Armenian TV's Split Personality

Former state organ Armenia Public TV is the sparring ground between presidential and governmental camps.

Armenian TV's Split Personality

Former state organ Armenia Public TV is the sparring ground between presidential and governmental camps.

Armenia's former state TV has found itself a battleground for rival political factions. Caught in the midst of an incomplete transition from state to public broadcaster, the station is being pulled between a government still wishing to use it as a mouthpiece and journalists still expecting preferential treatment from officials.

Although formally public, the TV's council is selected by the president, which gives him de facto control over policy. The president rivals, including the prime minister, are seeking other forms of leverage over the station to bolster their own political platforms.

The latest problem arose in July. According to the head of the government's press office, reflecting the views of the prime minister, Mary Arutjunian, a correspondent from Armenia TV's Aylur news programme approached her asking for access to a closed governmental session.

"I told her that she wouldn't be treated any differently from other journalists," said Arutjunian. The journalist, Lilit Sedrakian, took umbrage at what she perceived as a sleight and promptly replied that the government could expect what it deserved in her coverage of the story.

The correspondent lived up to her word, airing what Arutjunian called an "uncivilised" programme. "It is unacceptable to use public TV for quarrelling," she said. Sedrakian had made a report criticising the government's press office and singling Arutjunian out for vitriolic treatment.

The executive director of the TV station, Armen Arzumanian, quickly responded to defend his staff, arguing that the press office's snub had been politically motivated.

Arzumanian's colleague, Tigran Nagdalian, the chairman of the public TV council, which directs the station's policy, agreed. "We see this incident as an attempt to subject public television to indirect censorship," he wrote in an open letter to Prime Minister Andranik Margarian.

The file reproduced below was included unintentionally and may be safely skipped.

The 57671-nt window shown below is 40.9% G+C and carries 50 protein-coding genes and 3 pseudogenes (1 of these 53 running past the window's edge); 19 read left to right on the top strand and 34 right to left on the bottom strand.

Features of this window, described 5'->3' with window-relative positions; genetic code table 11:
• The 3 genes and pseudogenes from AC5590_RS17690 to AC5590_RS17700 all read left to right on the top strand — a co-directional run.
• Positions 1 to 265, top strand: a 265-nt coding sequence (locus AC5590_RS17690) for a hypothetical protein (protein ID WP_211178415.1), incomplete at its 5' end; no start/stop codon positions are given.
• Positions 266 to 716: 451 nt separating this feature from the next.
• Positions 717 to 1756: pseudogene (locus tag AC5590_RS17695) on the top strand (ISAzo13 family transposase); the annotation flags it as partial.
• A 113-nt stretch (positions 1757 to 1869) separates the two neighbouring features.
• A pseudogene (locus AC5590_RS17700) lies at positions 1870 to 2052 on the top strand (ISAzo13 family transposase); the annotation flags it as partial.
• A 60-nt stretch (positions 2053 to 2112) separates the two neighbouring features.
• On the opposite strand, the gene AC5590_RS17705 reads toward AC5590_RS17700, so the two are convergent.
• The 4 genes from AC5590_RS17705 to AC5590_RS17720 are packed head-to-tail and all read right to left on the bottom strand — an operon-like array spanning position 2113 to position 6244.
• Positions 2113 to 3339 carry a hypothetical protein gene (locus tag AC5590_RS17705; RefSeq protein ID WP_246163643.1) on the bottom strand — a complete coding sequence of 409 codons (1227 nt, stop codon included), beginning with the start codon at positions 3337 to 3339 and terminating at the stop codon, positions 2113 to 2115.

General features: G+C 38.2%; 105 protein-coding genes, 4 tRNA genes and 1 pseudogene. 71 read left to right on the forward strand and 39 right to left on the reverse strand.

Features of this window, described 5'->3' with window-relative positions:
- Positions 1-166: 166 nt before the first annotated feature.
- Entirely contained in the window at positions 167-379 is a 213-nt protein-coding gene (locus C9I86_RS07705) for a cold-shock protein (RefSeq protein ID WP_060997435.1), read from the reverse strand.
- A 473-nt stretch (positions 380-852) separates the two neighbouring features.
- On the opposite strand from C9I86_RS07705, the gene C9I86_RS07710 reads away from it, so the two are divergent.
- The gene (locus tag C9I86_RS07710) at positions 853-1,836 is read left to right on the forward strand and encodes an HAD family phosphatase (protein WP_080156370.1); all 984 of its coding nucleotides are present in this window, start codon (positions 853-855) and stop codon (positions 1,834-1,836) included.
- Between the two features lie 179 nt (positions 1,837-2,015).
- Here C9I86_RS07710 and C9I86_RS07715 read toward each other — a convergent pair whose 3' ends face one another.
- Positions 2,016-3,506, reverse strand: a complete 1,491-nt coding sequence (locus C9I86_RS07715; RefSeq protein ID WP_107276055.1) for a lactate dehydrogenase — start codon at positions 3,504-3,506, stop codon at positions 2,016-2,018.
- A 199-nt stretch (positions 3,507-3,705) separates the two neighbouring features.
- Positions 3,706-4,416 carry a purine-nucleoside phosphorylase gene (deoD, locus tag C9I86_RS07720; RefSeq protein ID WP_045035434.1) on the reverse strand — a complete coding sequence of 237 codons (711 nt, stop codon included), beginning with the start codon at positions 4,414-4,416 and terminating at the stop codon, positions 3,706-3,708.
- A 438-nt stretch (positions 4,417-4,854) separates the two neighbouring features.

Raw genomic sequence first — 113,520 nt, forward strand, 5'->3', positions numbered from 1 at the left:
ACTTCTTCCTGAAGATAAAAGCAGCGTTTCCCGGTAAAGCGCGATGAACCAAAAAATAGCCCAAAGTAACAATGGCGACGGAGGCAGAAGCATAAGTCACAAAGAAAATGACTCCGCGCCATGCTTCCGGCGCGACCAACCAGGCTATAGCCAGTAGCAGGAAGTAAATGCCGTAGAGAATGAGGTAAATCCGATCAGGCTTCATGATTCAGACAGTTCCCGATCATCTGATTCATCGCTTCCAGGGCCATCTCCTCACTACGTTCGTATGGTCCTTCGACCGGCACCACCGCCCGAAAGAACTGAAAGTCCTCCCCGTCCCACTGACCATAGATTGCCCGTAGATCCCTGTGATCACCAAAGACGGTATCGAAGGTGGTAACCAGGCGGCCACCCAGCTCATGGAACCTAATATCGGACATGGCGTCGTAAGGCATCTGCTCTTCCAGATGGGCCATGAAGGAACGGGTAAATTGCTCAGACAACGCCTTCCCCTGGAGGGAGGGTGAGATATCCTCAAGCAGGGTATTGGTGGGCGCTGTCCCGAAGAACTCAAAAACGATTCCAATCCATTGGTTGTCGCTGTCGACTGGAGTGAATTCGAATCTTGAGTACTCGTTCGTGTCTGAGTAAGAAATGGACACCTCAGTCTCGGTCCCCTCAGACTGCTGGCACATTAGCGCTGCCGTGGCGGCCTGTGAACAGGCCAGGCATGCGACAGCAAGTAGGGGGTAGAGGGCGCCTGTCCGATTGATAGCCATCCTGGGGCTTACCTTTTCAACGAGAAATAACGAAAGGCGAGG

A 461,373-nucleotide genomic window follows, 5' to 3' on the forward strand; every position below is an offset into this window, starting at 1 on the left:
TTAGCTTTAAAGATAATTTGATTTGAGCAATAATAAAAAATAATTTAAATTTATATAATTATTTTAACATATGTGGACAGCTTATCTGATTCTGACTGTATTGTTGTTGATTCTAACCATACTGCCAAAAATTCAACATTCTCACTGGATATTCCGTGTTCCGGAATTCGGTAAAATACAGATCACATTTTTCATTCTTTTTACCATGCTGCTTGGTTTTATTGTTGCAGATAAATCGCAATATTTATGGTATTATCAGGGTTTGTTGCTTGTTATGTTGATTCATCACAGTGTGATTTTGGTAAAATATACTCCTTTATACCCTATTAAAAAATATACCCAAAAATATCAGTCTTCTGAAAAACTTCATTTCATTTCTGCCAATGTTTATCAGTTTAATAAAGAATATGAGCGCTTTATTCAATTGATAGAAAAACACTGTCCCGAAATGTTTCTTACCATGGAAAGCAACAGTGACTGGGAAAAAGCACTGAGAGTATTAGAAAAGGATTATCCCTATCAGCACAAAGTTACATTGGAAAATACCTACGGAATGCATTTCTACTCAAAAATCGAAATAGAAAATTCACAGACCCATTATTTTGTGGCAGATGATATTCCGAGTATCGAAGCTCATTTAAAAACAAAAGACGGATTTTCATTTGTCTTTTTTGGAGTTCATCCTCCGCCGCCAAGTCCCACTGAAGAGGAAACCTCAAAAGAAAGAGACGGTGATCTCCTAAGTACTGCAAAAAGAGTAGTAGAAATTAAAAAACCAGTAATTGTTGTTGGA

"The transition from state to public TV has always been resisted by the authorities. Now policy is being pushed by low-ranking officials who [should] perform mere mechanical functions in the state's information policy," he said. He called on the prime minister to intervene directly in the affair.

In fact, it was President Robert Kocharian who then took the initiative. On August 13, he told the station's management that, from now on, they could expect unlimited access to governmental sessions.

Yet this move has hardly settled the matter. How far the quarrel is based on interpretations of press freedom and how far on personal power battles remains unclear.

"The conflict has nothing to do with the violation of the right to access information," said David Petrosian of Yerevan's Centre for Journalism in Extreme Situations.

Petrosian sees it as an internal struggle between the government press office and the station. As a public media outlet, the station had no right to demand "special working conditions and Arutjunian was perfectly within her rights to deny access to closed sessions of the government," he said. "Having presidential support, the television council launched an attack on its opponents in government."

The seeds of the clash between the president and the prime minister lie in the arrest last year of Arutjin Arutjunian, then deputy head of the nationalised station, in connection with the shootings carried out in the Armenian parliament in 1999.

Arutjunian was released for lack of evidence of any complicity in the affair. But Petrosian believes animosity was sown between the station and the current prime minister, Margarian, who was even then a strong opponent of President Kocharian.

When Margarian demanded that the public TV council chairman, Nagdalian, resign over the affair for defending his colleague, Nagdalian screamed political censorship. His ally, the president, managed to convince enough deputies to stop pressing for Nagdalian's resignation. The lobbying worked, but ever since, Nagdalian has had it out for Margrarian.

In public Nagdalian says that his interests in asking for Margrarian's dismissal are purely in the interests of journalistic freedoms.

The newspaper Aykakan Zhamanak says that it is ridiculous to talk about freedom of speech and journalists' rights when the TV station is evidently still under the sway of the president. The paper recalled an incident when one of its journalists was barred from attending a meeting of the presidential human rights commission - and the station was the only major media outlet not to report the incident.

"Armenian Public TV will remain pro-government as long as its management is appointed by the president," said the head of the Armenian Helsinki Association, Mikhael Danielian.

The bitter exchange between the spokeswoman and the fiery TV journalist has, for the moment, died down. But until a private broadcasting network emerges, the core problem of having a former state organ hold a monopoly over national news will remain.

Ara Tadevosian is the director of the Mediamax news agency.

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